We have all heard of the benefits of a Mediterranean diet—but it amused me to find out how far back this goes. What did people in antiquity eat?
The Ancient Greeks were not big eaters like the Romans. In fact they mocked the Persians, who were very much into gastronomy, and considered them gluttons. They believed eating was for the delectation of the palate, not for overfilling the stomach.
They ate a great variety of foods, but in small quantities. Most frugal were the Spartans, who on a daily basis subsided on a cup of Melas Zomos (black broth, made with pork, salt, vinegar and blood) and a piece of bread, and for special occasions ate boiled pork, accompanied by pies and wine.
For the rest breakfast, Akratisma, was very light, consisting of barley bread dipped in wine, with a few olives and figs—often accompanied by a drink called kykeon, made with boiled barley flavoured with mint or thyme.
Around midday they partook of the Ariston, another light meal usually of fish such as sardines, anchovies, mullet or eels; pulses such as lentils, peas, and broad beans; bread, eggs, fruits and nuts.
An occasional afternoon snack, the Hesperisma, consisted of bread, olives and dried fruit.
Deipnon, taken in the evening, was the most important meal of the day. That is when meat was eaten, especially by wealthy families; mostly pork and beef, as well as venison, and wild birds such as quail and thrush. This was the time, after dark, when wealthy families also held banquets, Symposia, served by their slaves. The women usually ate apart. The meal would be followed by deserts flavoured with honey, somewhat like a modern baklava.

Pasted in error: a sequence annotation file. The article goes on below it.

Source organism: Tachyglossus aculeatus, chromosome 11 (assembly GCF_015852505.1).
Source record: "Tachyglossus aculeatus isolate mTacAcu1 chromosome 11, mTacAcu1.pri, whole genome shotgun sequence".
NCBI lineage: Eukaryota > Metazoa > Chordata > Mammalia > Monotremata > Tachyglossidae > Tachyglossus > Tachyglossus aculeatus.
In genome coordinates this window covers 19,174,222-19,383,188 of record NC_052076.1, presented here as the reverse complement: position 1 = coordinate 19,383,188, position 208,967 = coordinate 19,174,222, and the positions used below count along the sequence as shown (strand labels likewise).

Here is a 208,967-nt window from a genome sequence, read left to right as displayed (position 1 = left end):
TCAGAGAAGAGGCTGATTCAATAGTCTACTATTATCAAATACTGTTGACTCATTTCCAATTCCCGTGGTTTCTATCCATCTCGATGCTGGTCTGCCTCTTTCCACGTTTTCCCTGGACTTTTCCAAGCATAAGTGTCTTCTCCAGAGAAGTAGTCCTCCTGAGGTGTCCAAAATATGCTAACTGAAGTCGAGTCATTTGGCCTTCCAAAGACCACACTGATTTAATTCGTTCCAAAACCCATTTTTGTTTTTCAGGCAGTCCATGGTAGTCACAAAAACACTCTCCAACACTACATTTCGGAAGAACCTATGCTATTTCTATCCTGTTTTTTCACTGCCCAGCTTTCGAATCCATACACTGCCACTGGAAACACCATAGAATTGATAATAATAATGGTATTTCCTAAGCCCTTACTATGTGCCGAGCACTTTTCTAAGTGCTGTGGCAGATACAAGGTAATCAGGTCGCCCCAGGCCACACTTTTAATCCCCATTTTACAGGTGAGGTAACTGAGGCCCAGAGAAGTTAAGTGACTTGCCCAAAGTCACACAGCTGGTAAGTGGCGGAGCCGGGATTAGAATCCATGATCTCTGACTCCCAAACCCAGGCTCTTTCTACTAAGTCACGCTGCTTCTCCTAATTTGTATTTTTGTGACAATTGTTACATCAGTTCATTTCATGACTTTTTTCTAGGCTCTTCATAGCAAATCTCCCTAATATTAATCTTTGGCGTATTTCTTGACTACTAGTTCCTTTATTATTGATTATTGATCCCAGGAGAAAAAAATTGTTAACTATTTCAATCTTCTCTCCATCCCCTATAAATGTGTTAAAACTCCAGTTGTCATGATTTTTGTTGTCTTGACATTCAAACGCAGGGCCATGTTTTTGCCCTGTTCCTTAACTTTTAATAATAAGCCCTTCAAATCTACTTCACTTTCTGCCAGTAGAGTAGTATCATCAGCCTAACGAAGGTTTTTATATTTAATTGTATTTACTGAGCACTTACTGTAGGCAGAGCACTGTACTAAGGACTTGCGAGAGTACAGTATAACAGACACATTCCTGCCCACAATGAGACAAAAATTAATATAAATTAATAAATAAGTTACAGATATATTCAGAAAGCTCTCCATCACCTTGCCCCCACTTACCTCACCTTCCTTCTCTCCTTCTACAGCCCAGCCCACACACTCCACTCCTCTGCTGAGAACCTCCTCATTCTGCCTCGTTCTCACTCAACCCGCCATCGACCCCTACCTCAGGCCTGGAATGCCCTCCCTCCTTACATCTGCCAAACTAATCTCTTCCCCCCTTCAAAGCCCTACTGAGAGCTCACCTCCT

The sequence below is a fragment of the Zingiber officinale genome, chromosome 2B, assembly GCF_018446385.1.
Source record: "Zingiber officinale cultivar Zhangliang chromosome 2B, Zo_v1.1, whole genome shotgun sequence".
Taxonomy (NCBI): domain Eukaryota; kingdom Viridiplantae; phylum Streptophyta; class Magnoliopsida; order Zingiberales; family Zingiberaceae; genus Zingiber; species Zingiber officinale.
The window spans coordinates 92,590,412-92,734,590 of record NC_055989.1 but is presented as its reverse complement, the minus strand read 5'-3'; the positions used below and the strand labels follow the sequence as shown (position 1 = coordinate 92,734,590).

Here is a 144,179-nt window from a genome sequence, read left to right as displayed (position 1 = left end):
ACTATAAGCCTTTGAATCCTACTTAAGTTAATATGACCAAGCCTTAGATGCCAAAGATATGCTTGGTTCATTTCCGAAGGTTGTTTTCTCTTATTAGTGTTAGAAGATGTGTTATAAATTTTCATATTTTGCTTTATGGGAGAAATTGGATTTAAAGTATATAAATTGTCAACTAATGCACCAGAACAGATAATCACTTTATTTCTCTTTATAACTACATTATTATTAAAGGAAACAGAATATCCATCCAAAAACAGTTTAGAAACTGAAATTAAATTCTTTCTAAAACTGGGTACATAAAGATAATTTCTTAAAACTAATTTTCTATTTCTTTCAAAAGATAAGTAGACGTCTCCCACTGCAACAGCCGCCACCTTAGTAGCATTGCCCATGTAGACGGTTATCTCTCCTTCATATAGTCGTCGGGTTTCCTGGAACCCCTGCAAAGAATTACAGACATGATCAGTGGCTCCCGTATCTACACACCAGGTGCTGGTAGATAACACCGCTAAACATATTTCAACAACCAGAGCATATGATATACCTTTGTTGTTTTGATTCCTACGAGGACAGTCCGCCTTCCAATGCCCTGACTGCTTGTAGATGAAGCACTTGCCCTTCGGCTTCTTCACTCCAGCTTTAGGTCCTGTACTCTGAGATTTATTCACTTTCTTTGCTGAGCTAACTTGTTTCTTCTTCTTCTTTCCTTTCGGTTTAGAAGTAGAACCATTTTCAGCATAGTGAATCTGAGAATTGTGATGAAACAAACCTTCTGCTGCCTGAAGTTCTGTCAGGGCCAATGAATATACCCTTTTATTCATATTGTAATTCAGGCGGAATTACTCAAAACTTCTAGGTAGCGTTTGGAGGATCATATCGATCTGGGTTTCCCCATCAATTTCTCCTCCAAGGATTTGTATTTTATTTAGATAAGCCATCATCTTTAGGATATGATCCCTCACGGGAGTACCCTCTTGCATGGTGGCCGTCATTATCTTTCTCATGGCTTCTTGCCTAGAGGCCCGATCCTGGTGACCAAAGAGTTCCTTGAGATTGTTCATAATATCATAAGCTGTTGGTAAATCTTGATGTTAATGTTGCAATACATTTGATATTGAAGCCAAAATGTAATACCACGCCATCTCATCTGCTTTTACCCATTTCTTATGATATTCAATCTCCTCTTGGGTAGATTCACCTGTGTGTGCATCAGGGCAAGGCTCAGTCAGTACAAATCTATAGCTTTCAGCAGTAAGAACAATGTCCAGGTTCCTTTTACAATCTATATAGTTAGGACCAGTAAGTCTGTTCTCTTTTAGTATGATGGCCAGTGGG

Ancient Greeks loved all kinds of breads, and also ate snails, which were cooked in Crete since the reign of Minos. They grew vegetables in their gardens, and foraged for foods such as mushrooms, asparagus and nettles. Fruit played a large part in their diet, but they were limited to pomegranates, cherries, pears, apples, figs, plums, and mullberries—there were no bananas, peaches, citrus fruits or potatoes, which were imported later.
Kitchen shelves would be well stocked with spices and herbs: oregano, basil, mint, thyme, coriander, capers and sesame were all used to flavour dishes, together with sea salt and olive oil. Another flavouring was gáros, a sauce or condiment made out of fermented fish, a little like Worcestershire sauce. Food was quite light, since it was mostly baked, meat was roasted on spits, and deserts sweetened with honey—there was no sugar or cocoa. Milk and cheese were also consumed, as well as oxygala, a form of yogurt.
Wine was drunk mostly mixed with water, and was widely traded, like olive oil.
While wealthy Greeks were able to afford elaborate banquets—the aforementioned Symposia—which boasted a wide variety of fine meats, the average person lived very frugally. However, their diet was still quite varied and based on fresh produce, and therefore healthy. As for the Symposia, some were the scenes of learned philosophical and literary discussions, while others were more like rowdy parties with hired performers and other forms of entertainment.